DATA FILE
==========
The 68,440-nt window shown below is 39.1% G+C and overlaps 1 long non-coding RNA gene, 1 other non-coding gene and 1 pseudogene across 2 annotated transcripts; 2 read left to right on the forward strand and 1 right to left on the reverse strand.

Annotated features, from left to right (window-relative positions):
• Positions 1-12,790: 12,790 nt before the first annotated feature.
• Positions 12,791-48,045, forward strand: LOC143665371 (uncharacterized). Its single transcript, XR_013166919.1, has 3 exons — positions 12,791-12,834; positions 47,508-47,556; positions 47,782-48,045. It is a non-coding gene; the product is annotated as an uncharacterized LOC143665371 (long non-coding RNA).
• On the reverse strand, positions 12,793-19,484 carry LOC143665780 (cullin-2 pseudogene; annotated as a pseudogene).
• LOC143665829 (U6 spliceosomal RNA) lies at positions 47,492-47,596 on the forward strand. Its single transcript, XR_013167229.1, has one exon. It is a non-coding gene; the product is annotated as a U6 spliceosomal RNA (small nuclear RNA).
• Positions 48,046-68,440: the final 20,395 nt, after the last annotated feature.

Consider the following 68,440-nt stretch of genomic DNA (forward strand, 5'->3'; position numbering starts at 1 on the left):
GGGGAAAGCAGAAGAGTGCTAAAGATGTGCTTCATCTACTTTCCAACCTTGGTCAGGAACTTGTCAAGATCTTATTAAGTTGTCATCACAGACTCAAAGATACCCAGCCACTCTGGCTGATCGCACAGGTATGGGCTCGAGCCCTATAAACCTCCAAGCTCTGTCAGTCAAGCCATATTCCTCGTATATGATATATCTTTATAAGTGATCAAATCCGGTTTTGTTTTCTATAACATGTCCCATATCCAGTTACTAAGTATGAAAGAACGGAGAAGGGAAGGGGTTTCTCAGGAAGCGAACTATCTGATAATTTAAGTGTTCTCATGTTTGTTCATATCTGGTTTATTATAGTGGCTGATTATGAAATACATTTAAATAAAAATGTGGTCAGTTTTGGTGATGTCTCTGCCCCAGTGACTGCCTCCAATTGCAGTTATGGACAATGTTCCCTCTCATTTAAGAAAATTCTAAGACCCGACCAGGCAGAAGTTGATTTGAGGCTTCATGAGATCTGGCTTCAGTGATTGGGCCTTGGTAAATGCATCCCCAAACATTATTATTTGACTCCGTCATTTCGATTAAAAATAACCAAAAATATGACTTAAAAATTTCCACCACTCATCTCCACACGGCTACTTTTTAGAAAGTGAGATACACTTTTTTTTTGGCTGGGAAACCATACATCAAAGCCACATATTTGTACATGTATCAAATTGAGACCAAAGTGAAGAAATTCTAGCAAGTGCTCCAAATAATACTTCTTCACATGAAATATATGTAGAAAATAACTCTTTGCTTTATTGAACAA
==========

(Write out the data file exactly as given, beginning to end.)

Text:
The 68,440-nt window shown below is 39.1% G+C and overlaps 1 long non-coding RNA gene, 1 other non-coding gene and 1 pseudogene across 2 annotated transcripts; 2 read left to right on the forward strand and 1 right to left on the reverse strand.

Annotated features, from left to right (window-relative positions):
• Positions 1-12,790: 12,790 nt before the first annotated feature.
• Positions 12,791-48,045, forward strand: LOC143665371 (uncharacterized). Its single transcript, XR_013166919.1, has 3 exons — positions 12,791-12,834; positions 47,508-47,556; positions 47,782-48,045. It is a non-coding gene; the product is annotated as an uncharacterized LOC143665371 (long non-coding RNA).
• On the reverse strand, positions 12,793-19,484 carry LOC143665780 (cullin-2 pseudogene; annotated as a pseudogene).
• LOC143665829 (U6 spliceosomal RNA) lies at positions 47,492-47,596 on the forward strand. Its single transcript, XR_013167229.1, has one exon. It is a non-coding gene; the product is annotated as a U6 spliceosomal RNA (small nuclear RNA).
• Positions 48,046-68,440: the final 20,395 nt, after the last annotated feature.

Consider the following 68,440-nt stretch of genomic DNA (forward strand, 5'->3'; position numbering starts at 1 on the left):
GGGGAAAGCAGAAGAGTGCTAAAGATGTGCTTCATCTACTTTCCAACCTTGGTCAGGAACTTGTCAAGATCTTATTAAGTTGTCATCACAGACTCAAAGATACCCAGCCACTCTGGCTGATCGCACAGGTATGGGCTCGAGCCCTATAAACCTCCAAGCTCTGTCAGTCAAGCCATATTCCTCGTATATGATATATCTTTATAAGTGATCAAATCCGGTTTTGTTTTCTATAACATGTCCCATATCCAGTTACTAAGTATGAAAGAACGGAGAAGGGAAGGGGTTTCTCAGGAAGCGAACTATCTGATAATTTAAGTGTTCTCATGTTTGTTCATATCTGGTTTATTATAGTGGCTGATTATGAAATACATTTAAATAAAAATGTGGTCAGTTTTGGTGATGTCTCTGCCCCAGTGACTGCCTCCAATTGCAGTTATGGACAATGTTCCCTCTCATTTAAGAAAATTCTAAGACCCGACCAGGCAGAAGTTGATTTGAGGCTTCATGAGATCTGGCTTCAGTGATTGGGCCTTGGTAAATGCATCCCCAAACATTATTATTTGACTCCGTCATTTCGATTAAAAATAACCAAAAATATGACTTAAAAATTTCCACCACTCATCTCCACACGGCTACTTTTTAGAAAGTGAGATACACTTTTTTTTTGGCTGGGAAACCATACATCAAAGCCACATATTTGTACATGTATCAAATTGAGACCAAAGTGAAGAAATTCTAGCAAGTGCTCCAAATAATACTTCTTCACATGAAATATATGTAGAAAATAACTCTTTGCTTTATTGAACAA